The Parallel Parliament

by Glen Pearson

Posts tagged “Politics

Trust vs Trustworthy

Posted on November 15, 2017

She possesses a unique file that includes the disciplines of philosopher, politician, policy maker, author and public figure willing to challenge the preconceptions of the day. A powerful woman thinker in her native Britain, Baronness Onora O’Neill was recently awarded a $1 million prize for lifetime achievement in the fields of philosophy and public service. Intriguingly, O’Neill refuses to jump on whatever is fashionable at the moment, opting to discover those deeper traits that she believes are the only things that can save humanity from its ongoing fascination with itself. No doubt it emanates from the woman’s remarkable diverse background – former principal of Newnham College, Cambridge, and was chairperson of the Equality and Human Rights Commission and prolific author on matters of justice,…

Humility or Hubris? It’s a Choice

Posted on September 26, 2017

Talking with some folks in the audience during Prime Minister Justin Trudeau’s speech to the UN General Assembly last week evoked some interesting observations. Ironically, the most common response was the least charged: “It was different.” Indeed it was. Trudeau’s clearly pointing out some of this country’s failures was surely unlike anything Canadians had heard in years, if ever. It has left many wondering as to the purpose of the PM’s approach. We’ll never fully know, but some advantages come to mind. Some maintain that’s it likely to help Canada’s next bid for a seat at the UN Security Council, scheduled for 2021. Given our failed bid for that same seat in 2010 following something of a bungled campaign, there are some lingering perceptions…

Anatomy of Hatred

Posted on September 1, 2017

Hatred. Neo-Nazis. White Supremacists. Racism. KKK. These terms, and many like them, we had hoped were slowly disappearing from our public life and lexicon, yet they are everywhere in these troubled days. For those individuals and groups who have felt the sheer injustice of such things, however, they have been an ever-present reality. With the events of Charlottesville, we are struggling to grasp the implications of what happens when those most troubling facets of hatred emerge again to prove we never did deal with them effectively. Rallies are being held across the United States and Canada, including London, this weekend that pit the best and worst of human nature against one another. The troubles of recent days have caused me to reflect on the…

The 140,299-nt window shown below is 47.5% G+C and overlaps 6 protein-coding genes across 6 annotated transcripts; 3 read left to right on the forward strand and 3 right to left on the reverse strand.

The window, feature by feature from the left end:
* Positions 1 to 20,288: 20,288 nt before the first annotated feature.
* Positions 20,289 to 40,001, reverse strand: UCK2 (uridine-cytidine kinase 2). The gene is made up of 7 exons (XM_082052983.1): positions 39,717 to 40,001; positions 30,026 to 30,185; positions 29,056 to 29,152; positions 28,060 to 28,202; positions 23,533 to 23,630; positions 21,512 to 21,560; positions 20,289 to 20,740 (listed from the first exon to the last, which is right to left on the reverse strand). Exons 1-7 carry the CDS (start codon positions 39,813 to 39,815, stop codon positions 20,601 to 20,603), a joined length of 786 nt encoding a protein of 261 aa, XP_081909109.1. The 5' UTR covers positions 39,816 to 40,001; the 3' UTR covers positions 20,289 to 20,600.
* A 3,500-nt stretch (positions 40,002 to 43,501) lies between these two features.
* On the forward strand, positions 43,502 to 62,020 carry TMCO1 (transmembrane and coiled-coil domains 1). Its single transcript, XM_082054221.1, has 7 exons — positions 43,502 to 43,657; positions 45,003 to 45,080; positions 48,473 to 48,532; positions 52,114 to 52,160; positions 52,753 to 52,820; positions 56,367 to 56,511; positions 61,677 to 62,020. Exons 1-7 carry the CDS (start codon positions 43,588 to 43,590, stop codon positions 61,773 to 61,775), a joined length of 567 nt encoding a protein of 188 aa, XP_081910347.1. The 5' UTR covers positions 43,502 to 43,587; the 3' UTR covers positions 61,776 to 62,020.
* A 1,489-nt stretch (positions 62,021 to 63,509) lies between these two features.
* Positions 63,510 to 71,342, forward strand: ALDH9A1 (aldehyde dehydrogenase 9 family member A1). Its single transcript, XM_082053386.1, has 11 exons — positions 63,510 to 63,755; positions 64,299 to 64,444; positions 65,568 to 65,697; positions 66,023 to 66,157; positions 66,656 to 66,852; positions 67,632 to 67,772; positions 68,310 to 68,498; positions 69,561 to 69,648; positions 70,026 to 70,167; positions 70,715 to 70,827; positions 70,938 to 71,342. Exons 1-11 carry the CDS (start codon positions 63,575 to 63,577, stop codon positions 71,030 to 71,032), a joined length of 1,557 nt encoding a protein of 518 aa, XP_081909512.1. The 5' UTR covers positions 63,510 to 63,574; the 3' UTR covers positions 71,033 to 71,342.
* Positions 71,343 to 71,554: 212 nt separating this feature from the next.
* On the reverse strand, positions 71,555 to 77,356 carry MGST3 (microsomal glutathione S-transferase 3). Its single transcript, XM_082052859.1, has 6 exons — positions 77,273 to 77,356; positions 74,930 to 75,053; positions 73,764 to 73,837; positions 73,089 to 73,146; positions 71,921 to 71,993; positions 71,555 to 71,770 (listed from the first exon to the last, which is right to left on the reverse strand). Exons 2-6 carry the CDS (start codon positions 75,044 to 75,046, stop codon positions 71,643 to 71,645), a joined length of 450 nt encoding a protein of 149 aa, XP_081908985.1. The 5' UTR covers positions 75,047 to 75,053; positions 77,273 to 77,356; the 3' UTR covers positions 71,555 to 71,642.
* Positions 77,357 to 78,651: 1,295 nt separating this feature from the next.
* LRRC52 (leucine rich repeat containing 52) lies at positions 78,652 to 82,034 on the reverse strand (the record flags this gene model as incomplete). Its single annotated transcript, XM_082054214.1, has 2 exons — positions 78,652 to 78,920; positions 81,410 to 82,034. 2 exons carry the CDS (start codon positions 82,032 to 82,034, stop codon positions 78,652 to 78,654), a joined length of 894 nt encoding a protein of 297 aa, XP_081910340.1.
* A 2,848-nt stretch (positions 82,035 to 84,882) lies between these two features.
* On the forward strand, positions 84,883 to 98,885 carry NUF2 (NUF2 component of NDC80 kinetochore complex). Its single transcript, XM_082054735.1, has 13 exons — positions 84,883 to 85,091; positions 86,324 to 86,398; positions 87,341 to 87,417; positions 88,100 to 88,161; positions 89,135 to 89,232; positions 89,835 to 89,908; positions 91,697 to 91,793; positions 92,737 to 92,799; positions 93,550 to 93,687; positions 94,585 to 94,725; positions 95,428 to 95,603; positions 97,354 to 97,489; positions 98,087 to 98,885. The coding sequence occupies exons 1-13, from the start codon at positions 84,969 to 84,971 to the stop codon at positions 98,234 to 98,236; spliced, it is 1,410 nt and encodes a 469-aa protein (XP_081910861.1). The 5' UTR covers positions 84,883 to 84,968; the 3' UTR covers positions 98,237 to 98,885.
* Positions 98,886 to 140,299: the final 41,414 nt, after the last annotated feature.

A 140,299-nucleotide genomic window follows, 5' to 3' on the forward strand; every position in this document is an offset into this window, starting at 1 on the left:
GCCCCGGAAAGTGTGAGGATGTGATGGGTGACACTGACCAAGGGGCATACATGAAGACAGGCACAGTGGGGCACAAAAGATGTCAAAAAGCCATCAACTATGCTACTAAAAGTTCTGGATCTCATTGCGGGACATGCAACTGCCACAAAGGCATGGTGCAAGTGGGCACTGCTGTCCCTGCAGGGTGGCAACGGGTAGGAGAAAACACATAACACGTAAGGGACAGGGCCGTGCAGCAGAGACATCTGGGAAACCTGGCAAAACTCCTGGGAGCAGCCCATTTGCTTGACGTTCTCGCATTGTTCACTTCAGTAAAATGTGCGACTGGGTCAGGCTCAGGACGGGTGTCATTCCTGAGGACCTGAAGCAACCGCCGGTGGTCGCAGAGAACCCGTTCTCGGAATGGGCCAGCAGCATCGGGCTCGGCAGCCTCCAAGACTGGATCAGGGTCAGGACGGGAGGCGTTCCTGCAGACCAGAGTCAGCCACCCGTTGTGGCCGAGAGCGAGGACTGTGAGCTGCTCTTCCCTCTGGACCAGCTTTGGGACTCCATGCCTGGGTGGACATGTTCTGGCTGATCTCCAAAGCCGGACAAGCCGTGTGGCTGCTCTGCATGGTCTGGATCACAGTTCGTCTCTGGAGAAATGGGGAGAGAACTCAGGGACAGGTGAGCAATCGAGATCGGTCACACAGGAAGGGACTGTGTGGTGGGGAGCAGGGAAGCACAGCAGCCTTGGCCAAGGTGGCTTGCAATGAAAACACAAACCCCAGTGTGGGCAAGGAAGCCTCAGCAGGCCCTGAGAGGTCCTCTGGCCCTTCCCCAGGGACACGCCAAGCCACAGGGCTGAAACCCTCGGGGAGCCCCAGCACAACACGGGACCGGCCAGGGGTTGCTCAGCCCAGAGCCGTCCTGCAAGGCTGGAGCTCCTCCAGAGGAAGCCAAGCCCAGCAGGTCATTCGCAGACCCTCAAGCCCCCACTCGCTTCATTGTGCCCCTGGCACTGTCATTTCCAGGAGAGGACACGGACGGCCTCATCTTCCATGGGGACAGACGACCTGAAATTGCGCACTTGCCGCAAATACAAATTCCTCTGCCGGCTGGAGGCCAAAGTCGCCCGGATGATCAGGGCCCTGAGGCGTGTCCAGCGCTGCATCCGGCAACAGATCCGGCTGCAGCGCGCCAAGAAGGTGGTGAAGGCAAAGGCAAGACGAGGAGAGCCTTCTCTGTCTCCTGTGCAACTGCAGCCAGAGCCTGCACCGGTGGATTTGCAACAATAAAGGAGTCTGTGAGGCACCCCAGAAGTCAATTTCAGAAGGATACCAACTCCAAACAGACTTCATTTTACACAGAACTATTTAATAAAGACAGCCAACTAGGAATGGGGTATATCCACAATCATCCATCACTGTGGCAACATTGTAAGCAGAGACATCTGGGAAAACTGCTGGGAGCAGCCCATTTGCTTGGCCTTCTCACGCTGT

Democracy Bites Back

Posted on August 16, 2017

There is no way to adequately describe the Donald Trump phenomenon, regardless of the now countless attempts to get our collective heads around it. It’s gone from being a novelty and growing sense of unease to a place where millions are actually fearing for their democracy. That’s a good thing, and it just could be that Trump’s particular brand of egoism is creating something in America that it couldn’t create by itself – a higher expectation for itself. The violence in Charlottesville, Virginia, in the past week has sufficiently reminded us what can happen when, and if, leadership refuses to put a clear definition on the very threat such actions and such groups represent to the collective well-being of citizens. Yet it’s also a…

As Soft Power Ramps Up, Soft Power Comes Into Its Own

Posted on August 10, 2017

With “hard” power clearly in a resurgent mode, it’s time to focus more on “soft” power and the advantages it holds in balancing off some of the more frightening aspects of human nature. Fortunately, there are lots of resources to assist us, chief of which was the recently released The Soft Power 30 – an intriguing global ranking of Soft Power and those nations that attempt to use it.   The rankings aren’t as vital to the research that went into them but they nevertheless are important, even ironic. Here are the top 10: France (1), United Kingdom (2), United States (3), Germany (4), Canada (5), Japan (6), Switzerland (7), Australia (8), Sweden (9) and the Netherlands (10). Canada’s positioning in the top 5 shouldn’t…

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